Title: GHOSTS: FIRST VARIATION

Artist: ALBERT AYLER TRIO

Composer: Albert Ayler

Publisher: Mecolico

Album: Spiritual Unity

Label: Fontana

Catalogue Number: SFJL 933

5.

Title: ANGELS

Artist: ALBERT AYLER

Composer: Albert Ayler

Album: Spirits Rejoice

Label: ESP

Number: 1020

6.

Title: OUR PRAYER

Artist: ALBERT AYLER QUINTET

Composer: Donald Ayler

Publisher: Mention Music BMI

Album: Live at Slugs Saloon 1966

Label: Base Records

Number: ESP 3031

7.

Title: HEART LOVE

Artist: ALBERT AYLER with THE SOUL SINGERS

Composer: Ayler/Parks

Publisher: Mecolico/NCB

Album: New Grass

Label: Impulse

Number: SIPL 519

8.

Title: DRUDGERY

Artist: ALBERT AYLER

Composer: Albert Ayler

Album: Music Is The Healing Force Of The Universe

Label: Impulse

Number: AS 9191

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My first Ayler album, as I'm guessing it was for many, was Spiritual Unity. When I was waiting tables, I used to play a tape of that recording in my car on the way to, and on the way back, from work. Somehow it always helped me have the willpower to work in the food service, and then decompress from it after a long shift. I gave a ride home to one of the bussers one night, played the tape, and he said, "What the Hell is this?" I said, "Albert Ayler." He didn't say anything for a moment, concentrated his stare at the cassette deck, and then finally offered, "Dude, this rocks!"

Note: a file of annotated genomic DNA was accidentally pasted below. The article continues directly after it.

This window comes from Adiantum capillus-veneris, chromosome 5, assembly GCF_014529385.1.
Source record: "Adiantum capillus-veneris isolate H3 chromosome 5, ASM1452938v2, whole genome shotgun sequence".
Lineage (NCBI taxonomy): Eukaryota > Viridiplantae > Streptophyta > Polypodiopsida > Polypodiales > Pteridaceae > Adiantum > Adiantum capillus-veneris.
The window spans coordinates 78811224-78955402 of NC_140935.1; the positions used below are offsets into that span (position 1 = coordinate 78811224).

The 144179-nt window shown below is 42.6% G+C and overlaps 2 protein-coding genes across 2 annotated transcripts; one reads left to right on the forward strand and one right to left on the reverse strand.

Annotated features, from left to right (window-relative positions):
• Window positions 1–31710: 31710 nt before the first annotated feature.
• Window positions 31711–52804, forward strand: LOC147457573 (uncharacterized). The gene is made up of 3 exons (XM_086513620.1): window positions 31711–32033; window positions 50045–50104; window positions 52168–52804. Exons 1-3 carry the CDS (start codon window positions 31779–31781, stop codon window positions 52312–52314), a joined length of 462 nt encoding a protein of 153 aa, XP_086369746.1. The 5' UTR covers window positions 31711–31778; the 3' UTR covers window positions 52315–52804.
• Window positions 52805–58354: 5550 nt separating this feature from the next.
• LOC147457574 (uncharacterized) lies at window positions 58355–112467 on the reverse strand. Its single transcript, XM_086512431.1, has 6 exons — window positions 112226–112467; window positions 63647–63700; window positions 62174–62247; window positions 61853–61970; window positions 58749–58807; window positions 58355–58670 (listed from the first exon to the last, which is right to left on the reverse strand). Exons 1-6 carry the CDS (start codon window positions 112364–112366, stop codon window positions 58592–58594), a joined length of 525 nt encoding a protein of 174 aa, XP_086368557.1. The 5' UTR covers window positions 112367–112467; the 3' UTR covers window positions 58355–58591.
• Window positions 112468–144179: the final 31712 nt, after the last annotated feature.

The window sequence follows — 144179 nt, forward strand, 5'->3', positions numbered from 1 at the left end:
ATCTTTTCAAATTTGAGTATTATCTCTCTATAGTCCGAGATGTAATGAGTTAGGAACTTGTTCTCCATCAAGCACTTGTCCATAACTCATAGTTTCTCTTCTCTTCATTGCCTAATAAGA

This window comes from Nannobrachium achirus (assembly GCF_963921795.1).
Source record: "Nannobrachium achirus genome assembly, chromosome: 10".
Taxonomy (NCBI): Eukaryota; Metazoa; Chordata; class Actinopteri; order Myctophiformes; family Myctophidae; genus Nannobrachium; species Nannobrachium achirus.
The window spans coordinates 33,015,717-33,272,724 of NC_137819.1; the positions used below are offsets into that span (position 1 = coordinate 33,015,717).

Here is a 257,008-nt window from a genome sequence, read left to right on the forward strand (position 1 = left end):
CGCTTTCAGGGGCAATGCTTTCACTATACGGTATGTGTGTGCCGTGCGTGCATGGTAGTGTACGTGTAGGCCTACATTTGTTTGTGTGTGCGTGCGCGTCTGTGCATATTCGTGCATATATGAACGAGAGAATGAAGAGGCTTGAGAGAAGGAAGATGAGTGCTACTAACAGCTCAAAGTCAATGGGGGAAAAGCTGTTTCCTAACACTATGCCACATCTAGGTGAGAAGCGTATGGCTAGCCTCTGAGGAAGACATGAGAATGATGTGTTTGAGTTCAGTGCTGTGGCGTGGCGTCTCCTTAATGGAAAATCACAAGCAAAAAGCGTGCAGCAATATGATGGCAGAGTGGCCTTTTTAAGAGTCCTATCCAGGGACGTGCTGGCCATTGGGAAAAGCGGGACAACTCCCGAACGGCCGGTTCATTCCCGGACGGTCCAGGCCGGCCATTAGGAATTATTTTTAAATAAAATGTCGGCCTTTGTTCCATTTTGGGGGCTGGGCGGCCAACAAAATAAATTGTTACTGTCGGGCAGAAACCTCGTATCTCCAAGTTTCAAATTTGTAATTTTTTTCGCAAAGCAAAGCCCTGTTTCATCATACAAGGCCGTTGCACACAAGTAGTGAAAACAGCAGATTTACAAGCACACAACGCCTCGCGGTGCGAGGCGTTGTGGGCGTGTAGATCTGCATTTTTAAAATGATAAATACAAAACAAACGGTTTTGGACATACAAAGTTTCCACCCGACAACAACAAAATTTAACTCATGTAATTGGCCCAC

Sorry for crashing in on the tail end of the Ayler thread but I just got back on line after about a two or three month hiatus. Anyway, I really enjoyed that story by Late. My first Alyer record was Spiritual Unity also. I do recall how it quickly became one of my favorite recordings. At that time in my life (I was about 21 or 22), I was very hard core about the music. I was living on a steady diet of Archie Shepp, Andrew Hill, Cecil Taylor, Alan Silva, John Coltrane, Ornette Coleman, all the ESP and Actuel BYG recordings. Albert was a welcomed addition. :lol:

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Albert Ayler is getting the Impulse Story treatment.

Tracks are:

Holy Ghost

Truth Is Marching In

Angels

Love Cry

Bells

New Grass / Message From Albert

Free At Last

Music Is The Healing Force Of The Universe

Water Music

Untitled Duet

Where's "For John Coltrane"? In fact, other than the first two tracks, it's like an Ayler for Lovers.

There's more info and cover art at: http://www.ayler.org/albert/html/what_s_new.html

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ayler is hallowed ground.

prima materia, led by rashid ali has done, i think, a very nice albert tribute called BELLS.

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"Holy Ghost" was just added to the eMusic catalog.

Whew!

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Would have turned 70 today.

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This morning I've listened to Witches and Devils. Beatiful music and one of Ayler's best, IMHO.

:tupB00005MJ3D.02._SCMZZZZZZZ_.jpg:tup

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There was an article on Albert in the Times yesterday that included a small interview with Sunny Murray

http://www.timesonline.co.uk/article/0,,2101-2431668.html

The Sunday Times November 05, 2006

The world is ready for Ayler — at last

Coltrane's heir was so ahead of his time that we’ve only just caught up, says Stewart Lee

Albert Ayler’s body was retrieved from the East River, in Brooklyn, on November 25, 1970, a few months after his 34th birthday. The saxophonist grew up in Cleveland, left to find work as a musician playing in restaurants in Sweden in 1962, and returned to New York, changed and inspired, to take the American avant-garde jazz of the period further from its roots than anyone thought it could, or perhaps should, go.